3. For the First Term of the following year, commencing January 1 2023, and for all Terms thereafter, all Stewards must be elected and appointed in accordance with the rules set out in Section 4.

Section 7. Removal and Replacement of Stewards

  1. Stewards may be removed, after a 14-day cool down period from the date of an incident that gives rise to a removal action, but such period begins only after another steward formally triggers it by notice, with a summary of supporting facts, to the DAO, so that the steward to be removed has an opportunity to respond (such official notice thread is to contain only the notice and response, if any), by:
    a. a Social Proposal passed by the DAO; or
    b. a simple indicative majority vote among the Stewards of a given working group, with the outcome of the vote communicated in the relevant working group category of the ENS governance forum.
  2. Stewards may step down from their position at any time by communicating their intention to step down in the ENS governance forum.
  3. In the event that a Steward is removed, steps down, or is unable to continue as a Steward, for whatever reason, prior to the end of a Term, any vacant positions will be filled for the remainder of a Term by the next highest ranked Nominee(s) in a given working group from the most recent working group vote in the most recent election for Stewards.
  4. In the event that a Steward steps down or is removed prior to the end of a Term and is a member of the core team of TNL in accordance with the above rules in this section, the vacant position(s) will be filled by a core team member or team members of TNL, as selected by TNL.
  5. Any Steward selected by TNL in accordance with the above rules in this section, can be removed by TNL at any time prior to the end of a Term, for any reason, and replaced by another core team member for the remainder of that Term.

Section 8. Compensation for Stewards

  1. Elected Stewards are eligible to receive fair compensation for their work as a Steward.
  2. All requests for Steward compensation must be detailed in a Collective Proposal for working group funds submitted to the DAO in accordance with the above rules in this section.
  3. Stewards may not receive compensation for their role as a Steward outside of that compensation expressly provided for in a Collective Proposal submitted to the DAO in accordance with rule 10.2.
  4. Stewards selected by TNL are not eligible to receive compensation from the DAO or working groups for their work as a Steward.

Section 9. Grants of DAO assets [To be developed]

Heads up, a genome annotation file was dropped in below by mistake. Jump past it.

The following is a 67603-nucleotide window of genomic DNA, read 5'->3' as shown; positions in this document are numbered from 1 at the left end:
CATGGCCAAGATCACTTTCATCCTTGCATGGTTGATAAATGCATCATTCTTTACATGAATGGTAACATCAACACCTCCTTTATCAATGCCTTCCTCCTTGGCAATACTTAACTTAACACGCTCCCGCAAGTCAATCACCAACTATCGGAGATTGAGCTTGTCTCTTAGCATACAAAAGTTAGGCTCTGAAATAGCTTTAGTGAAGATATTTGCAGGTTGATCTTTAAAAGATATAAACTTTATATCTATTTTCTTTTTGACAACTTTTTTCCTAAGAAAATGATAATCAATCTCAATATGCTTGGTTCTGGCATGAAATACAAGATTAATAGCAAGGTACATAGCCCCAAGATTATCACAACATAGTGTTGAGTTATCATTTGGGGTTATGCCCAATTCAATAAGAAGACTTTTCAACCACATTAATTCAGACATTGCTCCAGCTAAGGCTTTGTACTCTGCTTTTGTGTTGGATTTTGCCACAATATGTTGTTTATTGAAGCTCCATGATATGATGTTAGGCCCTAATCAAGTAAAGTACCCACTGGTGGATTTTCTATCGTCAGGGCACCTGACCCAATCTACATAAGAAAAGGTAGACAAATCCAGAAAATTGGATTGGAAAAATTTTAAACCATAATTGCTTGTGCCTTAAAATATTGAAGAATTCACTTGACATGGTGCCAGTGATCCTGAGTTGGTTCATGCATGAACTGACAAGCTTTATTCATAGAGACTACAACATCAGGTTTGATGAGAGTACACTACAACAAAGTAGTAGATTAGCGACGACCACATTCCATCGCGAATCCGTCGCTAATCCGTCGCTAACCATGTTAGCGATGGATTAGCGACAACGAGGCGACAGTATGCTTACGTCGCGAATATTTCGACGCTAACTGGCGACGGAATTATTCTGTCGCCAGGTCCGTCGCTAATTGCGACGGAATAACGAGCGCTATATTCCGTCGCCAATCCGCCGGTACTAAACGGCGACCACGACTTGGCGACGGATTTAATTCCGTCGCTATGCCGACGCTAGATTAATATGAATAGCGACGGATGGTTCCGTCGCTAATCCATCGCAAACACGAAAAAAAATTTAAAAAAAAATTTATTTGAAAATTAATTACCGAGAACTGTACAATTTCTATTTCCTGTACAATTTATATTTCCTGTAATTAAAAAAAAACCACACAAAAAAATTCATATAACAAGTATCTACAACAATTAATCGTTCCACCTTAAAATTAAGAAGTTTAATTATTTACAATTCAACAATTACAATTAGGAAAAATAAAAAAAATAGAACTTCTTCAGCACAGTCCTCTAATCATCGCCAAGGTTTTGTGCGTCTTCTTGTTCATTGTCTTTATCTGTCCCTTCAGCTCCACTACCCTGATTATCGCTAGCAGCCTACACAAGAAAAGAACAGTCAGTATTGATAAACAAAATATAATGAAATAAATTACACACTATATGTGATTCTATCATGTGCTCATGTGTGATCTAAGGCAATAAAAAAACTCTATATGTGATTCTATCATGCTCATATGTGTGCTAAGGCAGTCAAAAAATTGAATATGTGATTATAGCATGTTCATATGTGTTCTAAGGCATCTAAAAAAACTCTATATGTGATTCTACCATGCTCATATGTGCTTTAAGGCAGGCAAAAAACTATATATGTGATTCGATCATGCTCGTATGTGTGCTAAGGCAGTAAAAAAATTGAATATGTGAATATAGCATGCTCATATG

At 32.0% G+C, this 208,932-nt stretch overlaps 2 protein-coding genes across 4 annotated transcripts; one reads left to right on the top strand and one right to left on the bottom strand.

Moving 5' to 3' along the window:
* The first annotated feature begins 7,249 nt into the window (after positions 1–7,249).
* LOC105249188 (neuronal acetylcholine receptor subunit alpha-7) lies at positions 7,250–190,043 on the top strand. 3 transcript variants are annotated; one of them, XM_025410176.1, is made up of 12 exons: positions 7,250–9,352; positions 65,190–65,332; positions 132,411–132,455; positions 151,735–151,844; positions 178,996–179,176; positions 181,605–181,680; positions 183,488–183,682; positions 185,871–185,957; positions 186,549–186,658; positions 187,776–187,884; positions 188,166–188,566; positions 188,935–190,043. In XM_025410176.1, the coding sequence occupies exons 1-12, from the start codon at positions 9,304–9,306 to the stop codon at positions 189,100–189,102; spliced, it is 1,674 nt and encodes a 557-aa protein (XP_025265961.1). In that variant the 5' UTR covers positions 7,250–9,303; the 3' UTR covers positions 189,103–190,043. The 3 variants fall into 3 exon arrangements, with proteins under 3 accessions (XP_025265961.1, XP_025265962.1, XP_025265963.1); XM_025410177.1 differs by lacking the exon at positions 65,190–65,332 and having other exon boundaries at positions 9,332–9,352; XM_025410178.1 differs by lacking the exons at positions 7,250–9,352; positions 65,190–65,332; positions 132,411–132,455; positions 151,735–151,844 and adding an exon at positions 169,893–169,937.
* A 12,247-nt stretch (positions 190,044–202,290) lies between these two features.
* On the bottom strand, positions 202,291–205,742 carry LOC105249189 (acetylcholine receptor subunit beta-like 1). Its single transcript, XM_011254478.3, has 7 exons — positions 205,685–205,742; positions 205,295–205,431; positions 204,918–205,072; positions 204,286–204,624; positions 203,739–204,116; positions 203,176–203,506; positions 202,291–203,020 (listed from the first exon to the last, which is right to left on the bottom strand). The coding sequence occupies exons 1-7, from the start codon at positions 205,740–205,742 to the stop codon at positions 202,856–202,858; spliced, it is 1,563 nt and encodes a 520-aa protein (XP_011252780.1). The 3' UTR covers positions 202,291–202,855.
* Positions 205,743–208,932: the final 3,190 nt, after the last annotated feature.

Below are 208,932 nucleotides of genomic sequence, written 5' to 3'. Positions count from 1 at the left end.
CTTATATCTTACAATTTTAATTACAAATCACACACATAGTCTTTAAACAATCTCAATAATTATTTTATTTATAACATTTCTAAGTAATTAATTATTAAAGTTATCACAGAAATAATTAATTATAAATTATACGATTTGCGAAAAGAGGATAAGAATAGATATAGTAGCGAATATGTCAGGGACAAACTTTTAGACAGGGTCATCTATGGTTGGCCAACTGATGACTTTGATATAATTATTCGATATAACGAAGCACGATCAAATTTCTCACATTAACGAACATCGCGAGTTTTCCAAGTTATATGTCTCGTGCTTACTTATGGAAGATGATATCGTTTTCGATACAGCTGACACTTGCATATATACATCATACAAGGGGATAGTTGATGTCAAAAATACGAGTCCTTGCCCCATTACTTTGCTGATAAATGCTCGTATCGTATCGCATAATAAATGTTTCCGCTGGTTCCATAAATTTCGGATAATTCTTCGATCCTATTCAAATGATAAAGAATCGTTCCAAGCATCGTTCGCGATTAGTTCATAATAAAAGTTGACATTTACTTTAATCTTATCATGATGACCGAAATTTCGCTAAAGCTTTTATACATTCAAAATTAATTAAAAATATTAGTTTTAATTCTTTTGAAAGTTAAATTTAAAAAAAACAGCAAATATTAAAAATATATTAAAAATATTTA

1. Application process.
  2. Eligibility criteria
  3. How to determine when a grant is handled by a WG or the whole DAO.
  4. WG steward involvement and responsibilities for DAO-wide grants.

Section 10. Elections

There are three Types of Governance Proposals:

1. Executable Proposal: This is a proposal for a series of smart contract operations to be executed by accounts the DAO controls. These can include transfers of tokens as well as arbitrary smart contract calls. Examples of this include allocating funding to a workstream multisig wallet, or upgrading an ENS core contract. Executable proposals have a quorum requirement of 1% and require a minimum approval of 50% to pass.

2. Social Proposal: This is a proposal that asks for the agreement of the DAO on something that cannot be enforced onchain. Examples of this include a proposal to change the royalty percentage for the ENS secondary market on OpenSea, or a petition to the root keyholders. SocialS proposals have a quorum requirement of 1% and require a minimum approval of 50% to pass.

3. Constitutional Amendment: This is a social proposal that asks the DAO to amend the constitution. Your draft proposal should include a diff showing the exact changes you propose to make to the constitution. Rules for amending the constitution are set in the constitution itself, and currently require a quorum of 1% and a minimum approval of 2/3 of the votes cast to pass.

Minimum criteria to submit a Proposal:

ENS holders cannot vote or create proposals until they delegate their voting rights to an address. Delegation can be given to one address at a time, including the holder’s own address. Note that delegation does not lock tokens; it simply adds votes to the chosen delegation address. To enact an Executable Proposal you must have at least 100k ENS delegated to your address to submit the proposal, or find a delegate who has enough delegated ENS to meet the proposal threshold to propose on your behalf.

In order for a Proposal to pass, unless otherwise stated, a majority or plurality, depending on the number of choices provided, of votes cast of ENS tokens must vote in the affirmative. The current quorum requirements are:

Executable Proposals: 1%

Social Proposals: 1%

Constitutional Amendments: 1%

The purpose of this quorum is to ensure that the only measures that pass have adequate voter participation.

Voting on Proposals: Users can vote for or against single proposals once they have voting rights delegated to their address. Votes can be cast while a proposal is in the “Active” state. Votes can be submitted immediately using “castVote” or submitted later with “castVoteBySig” (For more info on castVoteBySig and offline signatures, see EIP-712). If sufficient affirmative votes are cast, then the proposal may be queued in the Timelock.